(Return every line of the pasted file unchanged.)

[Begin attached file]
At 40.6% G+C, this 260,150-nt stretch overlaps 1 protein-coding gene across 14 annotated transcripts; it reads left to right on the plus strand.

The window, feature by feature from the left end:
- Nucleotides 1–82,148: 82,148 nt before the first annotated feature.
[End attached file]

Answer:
At 40.6% G+C, this 260,150-nt stretch overlaps 1 protein-coding gene across 14 annotated transcripts; it reads left to right on the plus strand.

The window, feature by feature from the left end:
- Nucleotides 1–82,148: 82,148 nt before the first annotated feature.